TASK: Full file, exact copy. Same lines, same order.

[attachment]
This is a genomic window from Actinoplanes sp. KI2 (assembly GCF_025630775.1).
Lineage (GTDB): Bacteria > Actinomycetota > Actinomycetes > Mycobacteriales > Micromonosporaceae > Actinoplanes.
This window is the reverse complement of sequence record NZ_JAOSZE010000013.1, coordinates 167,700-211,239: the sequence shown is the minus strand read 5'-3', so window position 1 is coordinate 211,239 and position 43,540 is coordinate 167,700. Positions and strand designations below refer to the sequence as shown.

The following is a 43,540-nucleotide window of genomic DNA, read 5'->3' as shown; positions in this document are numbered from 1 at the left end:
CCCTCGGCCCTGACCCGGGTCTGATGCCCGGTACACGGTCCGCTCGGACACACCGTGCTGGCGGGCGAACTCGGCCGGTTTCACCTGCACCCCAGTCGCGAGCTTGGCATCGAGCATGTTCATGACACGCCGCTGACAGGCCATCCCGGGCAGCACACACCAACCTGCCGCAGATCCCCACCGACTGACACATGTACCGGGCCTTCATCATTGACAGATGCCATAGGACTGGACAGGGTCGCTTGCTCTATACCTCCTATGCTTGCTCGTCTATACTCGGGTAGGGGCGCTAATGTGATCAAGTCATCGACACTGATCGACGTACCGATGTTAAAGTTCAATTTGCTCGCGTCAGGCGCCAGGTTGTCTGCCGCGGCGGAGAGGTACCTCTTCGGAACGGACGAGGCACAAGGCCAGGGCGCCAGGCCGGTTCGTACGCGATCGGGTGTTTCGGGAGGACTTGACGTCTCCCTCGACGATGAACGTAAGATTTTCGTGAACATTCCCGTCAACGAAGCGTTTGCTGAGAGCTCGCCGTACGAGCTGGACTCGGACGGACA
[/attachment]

This is a genomic window from Actinoplanes sp. KI2 (assembly GCF_025630775.1).
Lineage (GTDB): Bacteria > Actinomycetota > Actinomycetes > Mycobacteriales > Micromonosporaceae > Actinoplanes.
This window is the reverse complement of sequence record NZ_JAOSZE010000013.1, coordinates 167,700-211,239: the sequence shown is the minus strand read 5'-3', so window position 1 is coordinate 211,239 and position 43,540 is coordinate 167,700. Positions and strand designations below refer to the sequence as shown.

The following is a 43,540-nucleotide window of genomic DNA, read 5'->3' as shown; positions in this document are numbered from 1 at the left end:
CCCTCGGCCCTGACCCGGGTCTGATGCCCGGTACACGGTCCGCTCGGACACACCGTGCTGGCGGGCGAACTCGGCCGGTTTCACCTGCACCCCAGTCGCGAGCTTGGCATCGAGCATGTTCATGACACGCCGCTGACAGGCCATCCCGGGCAGCACACACCAACCTGCCGCAGATCCCCACCGACTGACACATGTACCGGGCCTTCATCATTGACAGATGCCATAGGACTGGACAGGGTCGCTTGCTCTATACCTCCTATGCTTGCTCGTCTATACTCGGGTAGGGGCGCTAATGTGATCAAGTCATCGACACTGATCGACGTACCGATGTTAAAGTTCAATTTGCTCGCGTCAGGCGCCAGGTTGTCTGCCGCGGCGGAGAGGTACCTCTTCGGAACGGACGAGGCACAAGGCCAGGGCGCCAGGCCGGTTCGTACGCGATCGGGTGTTTCGGGAGGACTTGACGTCTCCCTCGACGATGAACGTAAGATTTTCGTGAACATTCCCGTCAACGAAGCGTTTGCTGAGAGCTCGCCGTACGAGCTGGACTCGGACGGACA